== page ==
Boosting energy conversion efficiency of solar cells with electron spin in semiconducting nanocrystals

Quantum dots (QDs)-based solar cells[1] (Figure 1a, b) have recently attracted tremendous research interest because they have been considered as one the most promising candidate for the next generation of photovoltaic devices.[1a] However, their application is hindered due to their relatively low power conversion efficiency (PCE), the lack of long-term stability, and/or toxicity compared to Si-based solar cells.

Recently it has been suggested that a powerful strategy to enhance the performance of QD-based solar cells is to introduce optically active transition metal (TM) ions such as Mn2+.[2] TM ions in QDs modify their electronic and photophysical properties[3] and can generate long-lived charge carriers by retarding the recombination losses of electrons (Figure 1c). In particular, TM ions in QDs can lead to large charge accumulation via formation of long-living mid band gaps states which can be exploited in QD-sensitized solar cells (Figure 1d).[4]

This new strategy can effectively boost the efficiency of solar cells. Despite the promising results achieved on Mn2+ doped CdS QDs[2a] little efforts have been made in this direction, mainly because the discovered effect of dopant mid-band gap states on enhancing solar cells performance is poorly understood.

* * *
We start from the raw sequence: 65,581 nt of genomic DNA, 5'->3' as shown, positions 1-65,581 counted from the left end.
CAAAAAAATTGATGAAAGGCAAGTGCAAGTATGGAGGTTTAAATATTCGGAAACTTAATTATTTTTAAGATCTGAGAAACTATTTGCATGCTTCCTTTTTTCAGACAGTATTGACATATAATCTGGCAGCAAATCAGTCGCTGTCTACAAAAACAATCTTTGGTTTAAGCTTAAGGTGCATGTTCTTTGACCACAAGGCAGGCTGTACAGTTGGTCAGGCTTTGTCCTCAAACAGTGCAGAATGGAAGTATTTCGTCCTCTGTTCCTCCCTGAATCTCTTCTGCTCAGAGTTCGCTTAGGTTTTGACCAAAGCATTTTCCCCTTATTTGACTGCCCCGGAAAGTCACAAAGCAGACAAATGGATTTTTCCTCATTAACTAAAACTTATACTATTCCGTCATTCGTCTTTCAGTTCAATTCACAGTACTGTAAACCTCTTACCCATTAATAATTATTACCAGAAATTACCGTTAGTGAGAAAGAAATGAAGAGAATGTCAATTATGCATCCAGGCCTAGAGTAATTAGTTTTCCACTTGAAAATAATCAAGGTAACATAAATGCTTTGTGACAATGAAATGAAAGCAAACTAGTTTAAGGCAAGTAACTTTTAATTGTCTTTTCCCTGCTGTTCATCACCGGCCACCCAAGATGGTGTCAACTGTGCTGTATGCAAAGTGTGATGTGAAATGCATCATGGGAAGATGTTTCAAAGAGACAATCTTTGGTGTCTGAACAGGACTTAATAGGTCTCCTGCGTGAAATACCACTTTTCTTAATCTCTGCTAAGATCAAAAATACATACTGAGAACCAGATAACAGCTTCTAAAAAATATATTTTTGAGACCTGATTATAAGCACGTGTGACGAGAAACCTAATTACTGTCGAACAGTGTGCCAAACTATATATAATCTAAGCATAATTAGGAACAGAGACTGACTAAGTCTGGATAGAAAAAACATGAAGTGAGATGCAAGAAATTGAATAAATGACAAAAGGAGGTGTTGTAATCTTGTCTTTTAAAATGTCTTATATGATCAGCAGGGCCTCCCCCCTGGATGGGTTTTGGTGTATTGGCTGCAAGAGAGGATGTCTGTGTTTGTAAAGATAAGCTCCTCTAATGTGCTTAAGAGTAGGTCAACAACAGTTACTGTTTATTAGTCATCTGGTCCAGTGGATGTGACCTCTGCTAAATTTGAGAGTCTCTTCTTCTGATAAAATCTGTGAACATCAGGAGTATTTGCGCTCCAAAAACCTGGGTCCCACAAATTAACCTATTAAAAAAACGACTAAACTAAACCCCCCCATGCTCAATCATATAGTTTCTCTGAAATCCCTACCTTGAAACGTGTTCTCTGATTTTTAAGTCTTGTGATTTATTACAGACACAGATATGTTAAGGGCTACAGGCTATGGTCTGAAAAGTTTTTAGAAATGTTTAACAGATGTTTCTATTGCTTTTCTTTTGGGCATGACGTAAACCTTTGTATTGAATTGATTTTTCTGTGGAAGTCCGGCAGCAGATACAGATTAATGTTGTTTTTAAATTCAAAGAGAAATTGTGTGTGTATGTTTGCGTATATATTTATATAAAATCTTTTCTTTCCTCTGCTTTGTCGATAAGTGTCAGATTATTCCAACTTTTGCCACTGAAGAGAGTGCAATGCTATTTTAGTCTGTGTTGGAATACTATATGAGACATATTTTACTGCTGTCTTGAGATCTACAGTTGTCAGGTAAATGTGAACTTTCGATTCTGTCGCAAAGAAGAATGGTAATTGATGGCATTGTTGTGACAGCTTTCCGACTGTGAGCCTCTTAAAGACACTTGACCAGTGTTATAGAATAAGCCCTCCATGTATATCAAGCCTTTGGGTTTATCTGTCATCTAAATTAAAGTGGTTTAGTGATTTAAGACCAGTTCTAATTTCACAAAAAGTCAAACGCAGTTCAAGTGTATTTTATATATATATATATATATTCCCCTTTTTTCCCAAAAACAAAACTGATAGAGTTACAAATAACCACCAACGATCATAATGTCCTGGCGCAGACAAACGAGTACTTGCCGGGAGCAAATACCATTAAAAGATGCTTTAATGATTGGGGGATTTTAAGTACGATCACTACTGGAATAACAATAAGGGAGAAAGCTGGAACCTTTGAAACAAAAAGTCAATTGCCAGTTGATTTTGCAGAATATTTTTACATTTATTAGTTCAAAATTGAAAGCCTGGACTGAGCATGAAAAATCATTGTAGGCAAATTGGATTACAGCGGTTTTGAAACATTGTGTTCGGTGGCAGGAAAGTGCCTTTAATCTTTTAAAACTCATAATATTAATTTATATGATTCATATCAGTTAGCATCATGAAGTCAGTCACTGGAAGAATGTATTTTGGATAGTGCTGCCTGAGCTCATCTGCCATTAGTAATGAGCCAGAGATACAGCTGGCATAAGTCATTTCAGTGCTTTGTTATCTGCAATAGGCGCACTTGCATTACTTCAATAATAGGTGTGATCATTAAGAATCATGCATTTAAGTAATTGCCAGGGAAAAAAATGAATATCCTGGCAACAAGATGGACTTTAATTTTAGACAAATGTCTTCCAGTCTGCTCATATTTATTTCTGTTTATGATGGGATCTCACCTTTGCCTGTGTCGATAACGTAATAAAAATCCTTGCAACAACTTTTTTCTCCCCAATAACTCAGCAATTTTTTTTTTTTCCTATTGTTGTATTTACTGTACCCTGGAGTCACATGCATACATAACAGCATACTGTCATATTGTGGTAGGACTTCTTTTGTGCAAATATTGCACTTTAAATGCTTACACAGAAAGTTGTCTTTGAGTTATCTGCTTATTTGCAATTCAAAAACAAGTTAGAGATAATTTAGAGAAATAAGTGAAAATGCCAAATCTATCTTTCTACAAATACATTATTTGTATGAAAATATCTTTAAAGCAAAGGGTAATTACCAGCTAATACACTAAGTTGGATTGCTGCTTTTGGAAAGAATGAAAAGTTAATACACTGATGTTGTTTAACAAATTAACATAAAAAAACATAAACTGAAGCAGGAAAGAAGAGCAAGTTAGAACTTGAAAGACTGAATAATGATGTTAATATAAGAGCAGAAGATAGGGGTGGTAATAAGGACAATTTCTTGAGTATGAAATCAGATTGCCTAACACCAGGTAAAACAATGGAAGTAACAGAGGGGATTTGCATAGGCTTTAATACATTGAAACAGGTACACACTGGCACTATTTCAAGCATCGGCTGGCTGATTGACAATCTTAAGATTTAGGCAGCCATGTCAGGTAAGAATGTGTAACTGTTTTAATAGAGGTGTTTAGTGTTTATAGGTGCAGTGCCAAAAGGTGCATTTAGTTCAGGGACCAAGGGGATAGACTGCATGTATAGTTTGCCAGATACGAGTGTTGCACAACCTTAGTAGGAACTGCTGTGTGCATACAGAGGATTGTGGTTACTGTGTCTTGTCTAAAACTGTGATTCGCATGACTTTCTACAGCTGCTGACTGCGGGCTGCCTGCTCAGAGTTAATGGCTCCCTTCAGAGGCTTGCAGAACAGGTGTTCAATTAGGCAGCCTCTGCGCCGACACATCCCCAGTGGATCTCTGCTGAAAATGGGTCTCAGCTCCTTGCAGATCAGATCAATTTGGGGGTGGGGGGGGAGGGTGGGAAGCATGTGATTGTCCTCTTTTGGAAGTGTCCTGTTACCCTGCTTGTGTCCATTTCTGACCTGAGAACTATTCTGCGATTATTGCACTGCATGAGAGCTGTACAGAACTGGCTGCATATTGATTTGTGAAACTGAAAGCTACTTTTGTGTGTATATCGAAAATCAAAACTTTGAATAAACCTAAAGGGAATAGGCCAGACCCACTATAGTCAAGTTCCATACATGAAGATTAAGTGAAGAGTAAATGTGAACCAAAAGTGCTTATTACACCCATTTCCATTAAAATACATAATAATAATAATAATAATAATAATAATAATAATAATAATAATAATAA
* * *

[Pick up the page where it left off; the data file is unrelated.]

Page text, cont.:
Our research aims at shedding light on the effect of structure, composition, doping, and morphology properties of the magnetically doped QDs and their correlation with their complex magnetic-optical and electronic interactions. Operando-Electron Spin Resonance (O-ESR) spectroscopy will be implemented on QDs-solar cells to directly probe the effects of electron spin-flip transitions on the energy conversion efficiency of the solar cells.[5] This is a powerful technique to find direct correlations between material properties and device performances which will ultimately enable to further improve the durability and performance of solar cells.  Thus, these studies will underpin the performance deterioration mechanisms as well as the physical mechanisms of solar cells in details.

In addition, O-ESR is a versatile technique which can be implemented to study other solar cells made of organic molecules and perovskites from the material to the device.[5]

Research team: Fabrizio Moro (UniMib - Italy), Federico Rosei (INRS - Canada), Gurpreeth Singh (INRS - Canada).

Funding: This research features the collaboration between the UniMib and INRS through the Canada-Italy Innovation Award 2022.


[1]        a) H. Zhang, G. S. Selopal, Y. F. Zhou, X. Tong, D. Benetti, L. Jin, F. Navarro-Pardo, Z. M. Wang, S. H. Sun, H. G. Zhao, F. Rosei, Nanoscale 2017, 9, 16843; b) W. Y. Liu, Q. L. Lin, H. B. Li, K. F. Wu, I. Robel, J. M. Pietryga, V. I. Klimov, J. Am. Chem. Soc. 2016, 138, 14954.

[2]        a) P. K. Santra, P. V. Kamat, J. Am. Chem. Soc. 2012, 134, 2508; b) D. J. Norris, A. L. Efros, S. C. Erwin, Science 2008, 319, 1776.

[3]        a) F. Moro, L. Turyanska, J. Wilman, H. E. L. Williams, A. J. Fielding, A. Patanè, Nano Lett. 2016, 16, 6343; b) F. Moro, L. Turyanska, J. Wilman, A. J. Fielding, M. W. Fay, J. Granwehr, A. Patanè, Sci. Rep. 2015, 5; c) F. Moro, L. Turyanska, J. Granwehr, A. Patanè, Phys. Rev. B 2014, 90, 205428.

[4]        P. Nagpal, V. I. Klimov, Nat. Commun. 2011, 2, 486.

[5]        T. Watanabe, T. Yamanari, K. Marumoto, Communications Materials 2020, 1.